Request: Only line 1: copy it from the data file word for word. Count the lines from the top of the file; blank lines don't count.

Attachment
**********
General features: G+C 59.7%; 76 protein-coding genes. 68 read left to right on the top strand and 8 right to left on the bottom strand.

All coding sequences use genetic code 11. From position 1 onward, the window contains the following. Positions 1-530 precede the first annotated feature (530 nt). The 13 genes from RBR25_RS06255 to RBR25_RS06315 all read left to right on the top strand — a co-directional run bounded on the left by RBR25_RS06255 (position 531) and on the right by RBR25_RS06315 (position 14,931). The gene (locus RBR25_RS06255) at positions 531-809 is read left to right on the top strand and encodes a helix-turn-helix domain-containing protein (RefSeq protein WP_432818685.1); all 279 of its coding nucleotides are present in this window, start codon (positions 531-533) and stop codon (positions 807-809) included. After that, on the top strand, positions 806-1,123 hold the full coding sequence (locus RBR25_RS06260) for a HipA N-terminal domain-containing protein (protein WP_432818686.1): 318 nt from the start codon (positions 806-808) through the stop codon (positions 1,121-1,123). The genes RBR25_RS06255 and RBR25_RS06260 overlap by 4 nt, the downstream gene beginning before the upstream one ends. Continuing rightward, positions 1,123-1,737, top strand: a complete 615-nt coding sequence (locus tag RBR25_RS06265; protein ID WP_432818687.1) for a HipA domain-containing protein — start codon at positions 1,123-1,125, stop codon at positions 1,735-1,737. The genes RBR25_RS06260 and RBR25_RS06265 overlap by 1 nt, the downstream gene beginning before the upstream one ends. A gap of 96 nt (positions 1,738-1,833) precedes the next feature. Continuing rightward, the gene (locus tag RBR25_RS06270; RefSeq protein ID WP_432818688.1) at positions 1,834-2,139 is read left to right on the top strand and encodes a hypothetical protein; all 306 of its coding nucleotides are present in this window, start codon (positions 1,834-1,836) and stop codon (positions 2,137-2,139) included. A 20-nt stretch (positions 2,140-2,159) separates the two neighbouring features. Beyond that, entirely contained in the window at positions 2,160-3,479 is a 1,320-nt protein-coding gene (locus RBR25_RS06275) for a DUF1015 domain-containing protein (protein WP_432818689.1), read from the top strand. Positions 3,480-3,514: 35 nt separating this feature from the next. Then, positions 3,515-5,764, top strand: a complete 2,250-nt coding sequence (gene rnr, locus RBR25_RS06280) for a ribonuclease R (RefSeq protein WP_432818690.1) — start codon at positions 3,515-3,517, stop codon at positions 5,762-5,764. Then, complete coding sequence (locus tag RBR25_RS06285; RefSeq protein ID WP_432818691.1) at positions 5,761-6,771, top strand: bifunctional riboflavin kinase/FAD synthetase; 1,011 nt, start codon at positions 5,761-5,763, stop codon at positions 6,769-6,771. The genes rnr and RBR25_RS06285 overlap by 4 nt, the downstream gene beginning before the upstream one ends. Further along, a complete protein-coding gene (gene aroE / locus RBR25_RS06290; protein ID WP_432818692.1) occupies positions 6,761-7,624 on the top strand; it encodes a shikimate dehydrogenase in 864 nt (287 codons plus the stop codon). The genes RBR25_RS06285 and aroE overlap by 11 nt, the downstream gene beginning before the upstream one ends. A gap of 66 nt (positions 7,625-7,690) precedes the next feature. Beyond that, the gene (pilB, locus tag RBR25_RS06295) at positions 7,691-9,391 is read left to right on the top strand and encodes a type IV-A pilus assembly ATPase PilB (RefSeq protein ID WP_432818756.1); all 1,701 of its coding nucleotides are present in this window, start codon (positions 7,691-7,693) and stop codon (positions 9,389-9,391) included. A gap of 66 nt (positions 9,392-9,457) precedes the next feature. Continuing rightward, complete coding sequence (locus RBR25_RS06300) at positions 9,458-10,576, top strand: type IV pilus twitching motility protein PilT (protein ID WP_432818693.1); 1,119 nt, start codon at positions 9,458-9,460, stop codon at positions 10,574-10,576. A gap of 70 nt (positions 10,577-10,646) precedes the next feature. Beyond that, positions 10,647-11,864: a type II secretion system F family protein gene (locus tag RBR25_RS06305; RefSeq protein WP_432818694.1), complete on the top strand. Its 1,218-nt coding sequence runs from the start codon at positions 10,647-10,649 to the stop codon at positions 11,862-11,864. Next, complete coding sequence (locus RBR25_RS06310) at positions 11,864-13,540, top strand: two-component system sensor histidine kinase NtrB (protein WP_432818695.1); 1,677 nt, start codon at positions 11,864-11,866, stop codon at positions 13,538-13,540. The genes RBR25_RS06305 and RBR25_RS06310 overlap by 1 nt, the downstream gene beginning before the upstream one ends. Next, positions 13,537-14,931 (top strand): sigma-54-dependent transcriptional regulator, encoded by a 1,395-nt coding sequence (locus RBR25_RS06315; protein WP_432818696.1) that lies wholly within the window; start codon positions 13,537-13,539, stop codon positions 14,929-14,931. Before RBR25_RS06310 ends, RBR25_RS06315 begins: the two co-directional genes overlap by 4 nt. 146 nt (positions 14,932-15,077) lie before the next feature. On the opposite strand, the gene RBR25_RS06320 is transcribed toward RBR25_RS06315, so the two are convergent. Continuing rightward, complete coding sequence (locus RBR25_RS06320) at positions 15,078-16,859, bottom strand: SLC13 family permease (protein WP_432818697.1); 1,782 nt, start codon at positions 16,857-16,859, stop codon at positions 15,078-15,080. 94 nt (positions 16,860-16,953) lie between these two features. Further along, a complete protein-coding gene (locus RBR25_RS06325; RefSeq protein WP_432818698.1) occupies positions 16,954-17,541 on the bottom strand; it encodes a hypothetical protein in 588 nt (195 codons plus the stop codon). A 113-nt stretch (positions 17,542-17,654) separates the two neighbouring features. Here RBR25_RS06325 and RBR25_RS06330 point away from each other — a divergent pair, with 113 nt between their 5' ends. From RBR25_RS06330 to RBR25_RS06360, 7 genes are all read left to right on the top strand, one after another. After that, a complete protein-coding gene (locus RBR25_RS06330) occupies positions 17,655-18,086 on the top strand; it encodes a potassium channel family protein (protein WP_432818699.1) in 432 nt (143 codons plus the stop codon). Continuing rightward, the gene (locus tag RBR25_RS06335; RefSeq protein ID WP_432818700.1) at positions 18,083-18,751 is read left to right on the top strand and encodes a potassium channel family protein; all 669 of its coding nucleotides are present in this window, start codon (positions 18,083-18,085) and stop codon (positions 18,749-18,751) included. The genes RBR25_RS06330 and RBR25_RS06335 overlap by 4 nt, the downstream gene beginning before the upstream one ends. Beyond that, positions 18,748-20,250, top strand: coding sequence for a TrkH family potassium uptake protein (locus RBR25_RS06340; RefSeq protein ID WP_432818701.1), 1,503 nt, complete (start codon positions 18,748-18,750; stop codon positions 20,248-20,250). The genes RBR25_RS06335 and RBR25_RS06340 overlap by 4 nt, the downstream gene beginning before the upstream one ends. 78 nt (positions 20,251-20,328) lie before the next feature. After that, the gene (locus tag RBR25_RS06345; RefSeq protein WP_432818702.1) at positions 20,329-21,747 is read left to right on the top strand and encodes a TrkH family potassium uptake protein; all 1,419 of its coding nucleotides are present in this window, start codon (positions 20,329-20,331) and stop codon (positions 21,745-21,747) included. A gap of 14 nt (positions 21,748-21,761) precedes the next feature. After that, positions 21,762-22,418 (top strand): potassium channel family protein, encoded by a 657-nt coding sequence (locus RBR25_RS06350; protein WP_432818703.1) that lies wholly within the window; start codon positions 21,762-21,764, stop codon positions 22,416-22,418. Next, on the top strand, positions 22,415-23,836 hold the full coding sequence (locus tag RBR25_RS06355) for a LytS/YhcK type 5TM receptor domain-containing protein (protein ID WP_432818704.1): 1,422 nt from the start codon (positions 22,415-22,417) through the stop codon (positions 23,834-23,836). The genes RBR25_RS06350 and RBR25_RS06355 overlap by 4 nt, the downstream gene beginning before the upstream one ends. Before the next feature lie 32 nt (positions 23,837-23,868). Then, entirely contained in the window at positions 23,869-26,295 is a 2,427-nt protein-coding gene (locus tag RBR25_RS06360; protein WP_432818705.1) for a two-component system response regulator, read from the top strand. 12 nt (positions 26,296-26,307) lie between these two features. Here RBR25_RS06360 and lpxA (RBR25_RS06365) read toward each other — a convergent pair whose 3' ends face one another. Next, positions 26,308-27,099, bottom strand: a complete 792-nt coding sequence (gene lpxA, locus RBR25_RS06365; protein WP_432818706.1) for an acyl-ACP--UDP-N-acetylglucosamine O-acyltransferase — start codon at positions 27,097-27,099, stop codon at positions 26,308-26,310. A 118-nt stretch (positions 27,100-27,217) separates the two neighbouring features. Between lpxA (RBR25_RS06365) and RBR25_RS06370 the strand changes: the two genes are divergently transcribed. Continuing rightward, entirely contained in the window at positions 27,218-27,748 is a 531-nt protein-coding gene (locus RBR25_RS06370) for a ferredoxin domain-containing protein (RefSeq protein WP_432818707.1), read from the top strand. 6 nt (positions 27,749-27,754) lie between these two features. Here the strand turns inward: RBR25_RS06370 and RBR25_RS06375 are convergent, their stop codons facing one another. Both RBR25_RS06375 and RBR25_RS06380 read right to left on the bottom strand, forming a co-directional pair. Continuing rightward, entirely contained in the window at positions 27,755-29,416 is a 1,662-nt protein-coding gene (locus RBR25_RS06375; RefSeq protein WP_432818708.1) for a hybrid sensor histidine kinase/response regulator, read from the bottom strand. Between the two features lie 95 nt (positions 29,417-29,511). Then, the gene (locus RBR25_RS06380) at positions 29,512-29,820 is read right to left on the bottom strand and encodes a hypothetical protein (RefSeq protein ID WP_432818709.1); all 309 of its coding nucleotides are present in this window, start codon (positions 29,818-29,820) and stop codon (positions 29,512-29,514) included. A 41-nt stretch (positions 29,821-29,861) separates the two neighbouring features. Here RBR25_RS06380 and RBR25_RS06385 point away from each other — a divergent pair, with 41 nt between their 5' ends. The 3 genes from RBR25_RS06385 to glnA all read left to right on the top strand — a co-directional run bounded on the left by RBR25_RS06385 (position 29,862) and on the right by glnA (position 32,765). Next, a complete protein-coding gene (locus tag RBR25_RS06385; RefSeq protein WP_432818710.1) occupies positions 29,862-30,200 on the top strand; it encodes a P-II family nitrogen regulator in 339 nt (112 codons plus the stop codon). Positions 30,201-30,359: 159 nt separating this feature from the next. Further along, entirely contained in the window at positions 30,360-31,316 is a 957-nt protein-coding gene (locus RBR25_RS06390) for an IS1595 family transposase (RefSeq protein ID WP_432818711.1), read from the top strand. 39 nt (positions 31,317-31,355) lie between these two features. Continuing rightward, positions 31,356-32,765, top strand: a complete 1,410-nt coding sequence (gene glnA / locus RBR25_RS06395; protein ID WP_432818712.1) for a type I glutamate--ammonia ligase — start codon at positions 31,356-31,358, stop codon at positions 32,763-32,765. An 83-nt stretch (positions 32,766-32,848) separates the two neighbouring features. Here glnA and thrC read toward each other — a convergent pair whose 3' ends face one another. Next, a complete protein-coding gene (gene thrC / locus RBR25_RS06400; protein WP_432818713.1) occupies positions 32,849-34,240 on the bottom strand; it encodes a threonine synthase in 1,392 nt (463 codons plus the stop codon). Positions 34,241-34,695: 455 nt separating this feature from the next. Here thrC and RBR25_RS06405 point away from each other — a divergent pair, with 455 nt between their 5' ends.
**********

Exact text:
General features: G+C 59.7%; 76 protein-coding genes. 68 read left to right on the top strand and 8 right to left on the bottom strand.